Albemarle is moving more of its operations to North Carolina as a closure looms for its downtown Baton Rouge office, where about 200 workers are housed by the specialty chemical maker.
Albemarle executives told workers about the move on Monday. The exact number of workers leaving Baton Rouge is not known at this time, said spokeswoman Susan Richardson. The lease on Albemarle's downtown office expires in late 2021.
Louisiana Economic Development Secretary Don Pierson said Albemarle's $5.7 billion acquisition in 2015 of Rockwood Holdings, a major lithium producer, set the stage for Albemarle's corporate headquarters relocation to Charlotte to be near those operations.
"Essentially, this is another step in the move that began in 2015," Pierson said.
LED didn't get a chance to convince Albemarle to keep its headquarters and those jobs here, he said.
Albemarle is adding a new campus in Kings Mountain, North Carolina — the site of its lithium-only production facility — to house its integrated business operations and engineering functions. The company announced Monday in Charlotte that it is adding 170 jobs at Kings Mountain and 30 jobs in its Charlotte headquarters.
"The Tower" at 451 Florida St. in Baton Rouge is currently the service center for Albemarle's corporate functions, which include engineering, information technology and logistics, according to the company's website.
It has been nearly two years since Albemarle announced it was moving its corporate headquarters from Baton Rouge to Charlotte. The company made the move last year. At the time, Albemarle officials said the company would still have about 500 employees in Baton Rouge: 250 downtown providing support operations and a similar number doing research and development and manufacturing operations at its Process Development Center on Gulf States Road.
Pierson said LED has every reason to believe Albemarle will continue operating the research and development and production facilities.
Adam Knapp, president and chief executive officer of the Baton Rouge Area Chamber, said Albemarle's decision to leave downtown Baton Rouge was disappointing, but not entirely unexpected after the company decided to move its headquarters out of the city.
"Today’s announcement underscores the importance of continued focus on economic development as well as a continued focus on existing companies in the region, as transitions occur all the time,” Knapp said.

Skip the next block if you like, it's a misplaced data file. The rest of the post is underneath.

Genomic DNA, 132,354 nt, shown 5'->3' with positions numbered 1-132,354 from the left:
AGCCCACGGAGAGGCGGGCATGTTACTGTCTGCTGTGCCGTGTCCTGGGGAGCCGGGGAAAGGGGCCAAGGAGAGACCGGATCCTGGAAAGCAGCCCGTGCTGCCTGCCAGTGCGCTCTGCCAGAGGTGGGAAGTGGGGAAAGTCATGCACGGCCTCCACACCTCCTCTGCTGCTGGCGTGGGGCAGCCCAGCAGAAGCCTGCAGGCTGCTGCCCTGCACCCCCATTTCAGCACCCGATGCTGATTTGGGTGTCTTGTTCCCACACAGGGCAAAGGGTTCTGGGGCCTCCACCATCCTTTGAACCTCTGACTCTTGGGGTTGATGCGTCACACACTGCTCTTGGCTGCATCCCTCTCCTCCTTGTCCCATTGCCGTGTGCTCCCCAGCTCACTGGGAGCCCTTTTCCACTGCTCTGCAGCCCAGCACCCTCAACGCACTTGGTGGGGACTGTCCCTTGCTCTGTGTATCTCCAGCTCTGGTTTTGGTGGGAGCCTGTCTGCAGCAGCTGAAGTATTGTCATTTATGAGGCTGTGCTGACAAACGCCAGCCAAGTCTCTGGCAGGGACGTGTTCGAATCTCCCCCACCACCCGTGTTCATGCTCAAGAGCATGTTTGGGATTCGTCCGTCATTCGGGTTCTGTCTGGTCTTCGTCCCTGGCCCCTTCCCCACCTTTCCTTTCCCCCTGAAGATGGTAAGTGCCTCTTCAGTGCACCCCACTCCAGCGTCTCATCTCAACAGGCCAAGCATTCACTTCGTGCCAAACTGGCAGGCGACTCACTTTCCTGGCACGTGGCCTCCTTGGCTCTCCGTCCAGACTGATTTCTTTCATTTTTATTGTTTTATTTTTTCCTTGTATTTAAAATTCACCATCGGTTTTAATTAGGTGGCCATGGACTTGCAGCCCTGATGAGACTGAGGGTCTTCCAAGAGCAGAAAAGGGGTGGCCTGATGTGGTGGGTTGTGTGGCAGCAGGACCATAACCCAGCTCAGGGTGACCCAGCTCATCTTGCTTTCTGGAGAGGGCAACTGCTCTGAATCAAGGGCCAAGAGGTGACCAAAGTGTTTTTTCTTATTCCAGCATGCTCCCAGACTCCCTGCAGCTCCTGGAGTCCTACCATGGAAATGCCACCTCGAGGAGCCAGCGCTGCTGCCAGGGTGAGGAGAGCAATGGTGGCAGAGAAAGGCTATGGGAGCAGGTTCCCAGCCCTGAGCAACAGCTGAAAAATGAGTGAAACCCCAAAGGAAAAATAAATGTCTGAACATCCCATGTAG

At one point, Albemarle took up 10 floors of the 21-story Chase South Tower and had more than 600 employees in the building. In recent years, the company's footprint downtown has dwindled.
“We’re sorry to see them go, they’ve made a great contribution to the city over the years,” said Davis Rhorer, executive director of the Downtown Development District. Rhorer said the DDD will work with the owners of the building to find tenants for space being vacated by Albemarle.
The company’s decision to reduce its Baton Rouge presence is just one of those sorts of things that happens in the private sector, when cities compete to host corporate headquarters, Rhorer said. He noted that downtown remains busy, despite Albemarle’s decision to leave. The Water Campus, a public-private development that aims to be an international center for coastal education and research, is under construction on Nicholson Drive, between downtown and LSU. By the end of the year about 400 people are expected to be working in the facility and more tenants are in the works.
Specialty chemical maker Albemarle Corp. is moving its headquarters and some operations from…
On Monday North Carolina approved a $4.3 million grant for Albemarle, paid over 12 years, if the company creates the required jobs there, according to the Charlotte Observer. The headquarters relocation was cinched in 2015 with the help of a $2 million state incentives package.
Richardson said Tuesday that the latest move builds on Albemarle's continued transformation.
In the past few years, Albemarle has more than doubled market capital, expanded its global footprint, integrated new teams, added capacity, divested non-core assets and relocated its corporate headquarters, she said.
Albemarle now has three main lines of business:
• Lithum used in batteries, glasses, lubricants and chemicals.
• Refining solutions, which are the catalysts used in oil refining.
• Bromine specialties, whose applications include flame retardants for electronics and construction materials, water treatment, plastics and synthetic rubber.
The latest move means more jobs will move from Baton Rouge to Kings Mountain and other Albemarle sites during the next several years, she said.
Baton Rouge served as Albemarle's corporate headquarters from 2008 to 2016, after a move from Richmond, Virginia, in exchange for an estimated $7.9 million in state and local incentives. Before officially declaring Baton Rouge as its headquarters, the city had long been an administrative office center for Albemarle. Formerly a Virginia paper manufacturer, Albemarle entered Baton Rouge in 1962 with a $200 million purchase of the Ethyl Corp., a name it assumed until the specialty chemical business was spun off as Albemarle Corp. in 1994.
Becoming the official Albemarle headquarters in 2008 brought 30 high-salaried employees and an additional $7 million in annual payroll to Baton Rouge, while retaining approximately $43 million in existing payroll, Pierson said. Albemarle exceeded its job and payroll obligations to the state for the corporate headquarters relocation. The company also invested more than $26 million in new headquarters, production and research and development project expansions over that period, he said.